This third element of citizenship emphasizes the principle of separation between citizen membership and other social memberships—rival sources of identification. As Jean Leca (1990) indicates in his classic text, citizenship constitutes “a civil society distinct from family, lineage and seigneurial com-munities” (p. 148). If the model of the Western medieval city analyzed by Max Weber is often referred to here as the paradigm of this necessary differentiation between civic identity and corporate or religious identities, it is, however, with the political experience of liberal revolutions of the 18th century that this illustration of modern citizenship develops. It is then associated with two fundamental historical movements: (1) individuation, which contributes to strongly linking individualism to citizenship, to the extent that the individual and the modern citizen merge in the Declaration of the Rights of Man and of the Citizen of 1789, and (2) the universalization of rights, which makes citizenship all the more inclusive. By causing a reorganization of social and religious identities between the public and private spheres, citizenship demonstrates the establishment of a social formation where the combination of status and affiliations to primary groups (family, ethnic, religious, etc.) is compatible with the promotion of an allegiance to a political community. As the classic sociologists Emile Durkheim and Georg Simmel had established, the system of division from which these civic allegiances are created favors the emancipation of the individual and the promotion of civil liberty. The classic works of Reinhard Bendix (Nation-Buildingand Citizenship, 1977) and Ernest Gellner (Culture, Identity and Politics, 1987) show that this civic emancipation is often in harmony with the affirmation of the nation-state, whose cultural cohesion is linked to the ability of citizenship to evoke in individuals a strong sense of identification to its culture and to its political vision. The comparative historical sociology of the nation-state, as described by Deloye (2008) and Juan Linz (1993), claims, however, that this cultural homogeneity is often questioned by the populations and therefore depends on the level of success in establishing political and social identities. One must be particularly aware of the diversity of historical paths in building the nation-state. As Linz indicates, the process of nation building—which aims to historically complete the process of state building and to develop among its citizens a strong subjective sense of belonging to the same political and cultural community—is often in the end thwarted by demands for cultural, religious, or linguistic recognition. Such demands make it politically very costly for a republican-type homogeneous citizenship to emerge, capable of making peripheral or social identities invisible— identities that individuals hold on to because of their primary socialization. Taking this historical fact into account, Linz puts forward a conceptual reflection useful for an analysis of citizenship: Establishing the exceptional character of the nation-state (with the exception of the successful model of the French state and its model of republican citizenship), he encourages us to abandon “the idea according to which every state should try to be a nation-state” in order to “turn to methods of state [and civic] integration rather than those based on national construction” (Linz, 1993, pp. 356, 365). At the heart of this conceptual shift— which leads him to prefer the notion of “state-nation” to “nation-state”—is a whole series of essential questions examined by political theory and by the comparative approach to citizenship: the recognition of cultural diversity in a liberal democracy, the development of “multicultural citizenship” models, the political construction and political validity of multinational states founded on the plurality of civic and cultural methods of identification (e.g., in Canada, India, Belgium), the “postnational” future of contemporary societies, and the transformations of the different types of political patriotism and allegiance associated with models of citizenship. The common factor here is the insistence that the observer distance himself from the abstract notion of citizenship, that of “man born again” (a favorite expression of many French revolutionaries of 1789), without the primary social or cultural characteristics, to recognize the man who is embedded, enclosed in a series of social identities that help shape his behavior in public and make him feel like a “citizen.”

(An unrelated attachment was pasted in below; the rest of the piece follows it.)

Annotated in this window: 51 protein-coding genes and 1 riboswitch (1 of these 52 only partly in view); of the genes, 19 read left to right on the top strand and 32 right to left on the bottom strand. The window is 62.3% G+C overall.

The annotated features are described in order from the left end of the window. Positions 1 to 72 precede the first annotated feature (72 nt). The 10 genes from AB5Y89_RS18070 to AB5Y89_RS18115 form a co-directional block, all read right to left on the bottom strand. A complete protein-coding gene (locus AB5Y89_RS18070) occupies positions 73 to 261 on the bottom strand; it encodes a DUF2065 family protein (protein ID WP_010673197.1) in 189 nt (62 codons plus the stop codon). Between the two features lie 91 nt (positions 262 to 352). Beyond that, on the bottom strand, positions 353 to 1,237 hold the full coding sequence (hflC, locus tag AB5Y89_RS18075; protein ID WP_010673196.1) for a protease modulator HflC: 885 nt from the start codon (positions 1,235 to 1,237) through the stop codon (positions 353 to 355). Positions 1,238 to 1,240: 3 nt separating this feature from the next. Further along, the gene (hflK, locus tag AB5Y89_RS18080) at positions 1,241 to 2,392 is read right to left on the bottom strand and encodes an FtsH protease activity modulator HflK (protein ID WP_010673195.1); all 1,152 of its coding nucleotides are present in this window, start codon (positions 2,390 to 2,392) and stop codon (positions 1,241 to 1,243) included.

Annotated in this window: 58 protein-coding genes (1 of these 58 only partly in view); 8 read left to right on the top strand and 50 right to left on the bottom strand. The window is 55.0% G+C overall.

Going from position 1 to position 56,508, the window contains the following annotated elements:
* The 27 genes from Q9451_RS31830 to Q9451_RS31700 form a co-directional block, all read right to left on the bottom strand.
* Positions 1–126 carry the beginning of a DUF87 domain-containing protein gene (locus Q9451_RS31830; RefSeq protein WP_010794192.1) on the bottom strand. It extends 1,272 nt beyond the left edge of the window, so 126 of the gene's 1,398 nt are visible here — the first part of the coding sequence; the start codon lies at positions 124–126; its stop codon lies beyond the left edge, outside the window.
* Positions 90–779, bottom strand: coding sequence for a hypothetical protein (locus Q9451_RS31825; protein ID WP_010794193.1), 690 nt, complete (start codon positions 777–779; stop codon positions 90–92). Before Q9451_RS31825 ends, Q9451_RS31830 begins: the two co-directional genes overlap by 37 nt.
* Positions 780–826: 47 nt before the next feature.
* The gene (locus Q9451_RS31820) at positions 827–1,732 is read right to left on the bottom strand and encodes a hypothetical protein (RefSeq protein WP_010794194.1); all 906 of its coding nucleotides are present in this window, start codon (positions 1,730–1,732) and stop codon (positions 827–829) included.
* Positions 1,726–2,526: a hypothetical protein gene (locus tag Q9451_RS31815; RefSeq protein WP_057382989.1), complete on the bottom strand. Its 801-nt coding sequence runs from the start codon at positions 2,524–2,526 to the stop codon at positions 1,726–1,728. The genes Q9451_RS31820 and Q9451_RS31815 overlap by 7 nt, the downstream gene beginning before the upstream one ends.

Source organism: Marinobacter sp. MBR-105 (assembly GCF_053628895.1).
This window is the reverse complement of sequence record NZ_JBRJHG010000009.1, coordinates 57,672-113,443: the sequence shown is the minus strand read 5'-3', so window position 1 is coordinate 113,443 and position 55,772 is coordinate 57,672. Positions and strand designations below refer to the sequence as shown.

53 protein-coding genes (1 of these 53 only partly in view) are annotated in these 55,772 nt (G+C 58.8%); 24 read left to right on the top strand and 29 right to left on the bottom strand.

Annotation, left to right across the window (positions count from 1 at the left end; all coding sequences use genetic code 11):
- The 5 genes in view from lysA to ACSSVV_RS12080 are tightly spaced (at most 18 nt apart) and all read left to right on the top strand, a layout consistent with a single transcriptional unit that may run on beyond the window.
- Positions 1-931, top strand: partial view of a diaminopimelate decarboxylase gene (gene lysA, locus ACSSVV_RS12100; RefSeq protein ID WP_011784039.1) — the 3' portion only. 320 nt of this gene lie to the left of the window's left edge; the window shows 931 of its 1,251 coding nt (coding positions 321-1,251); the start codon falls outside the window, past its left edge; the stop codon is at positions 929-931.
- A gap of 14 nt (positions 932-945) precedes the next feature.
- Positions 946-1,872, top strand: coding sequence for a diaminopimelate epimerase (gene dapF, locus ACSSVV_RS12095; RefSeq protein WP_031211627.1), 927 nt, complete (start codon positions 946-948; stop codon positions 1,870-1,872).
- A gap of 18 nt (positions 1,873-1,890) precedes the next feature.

This shift links up with the communitarian and feminist critique formulated in contrast to a universalistic conception of citizenship linked to an “ideal” separation between the public and the private sphere. For the communitarian critique of liberalism, the issue is the atomized conception of “Oneself,” with no true meaning, or historical and empirical contingency, which is capable of thinking in an independent and rational way and capable of implementing civil liberties, which are recognized by one’s status as citizen in a purely autonomous way. Contrary to this definition, which Isaiah Berlin strongly defends in his Four Essays on Liberty (1969), the communitarian theoreticians developed the hypothesis of “Oneself,” inevitably “embedded” and dependent on his common environment. This “communitarian constitution of Oneself,” to borrow Charles Taylor’s terms, leads the communitarian critique of liberal citizenship to emphasize the fact that the political and civic identity of citizens is constituted on the basis of an attachment to one or several communities of reference that noticeably reduces the degree of possible differentiation from the political city.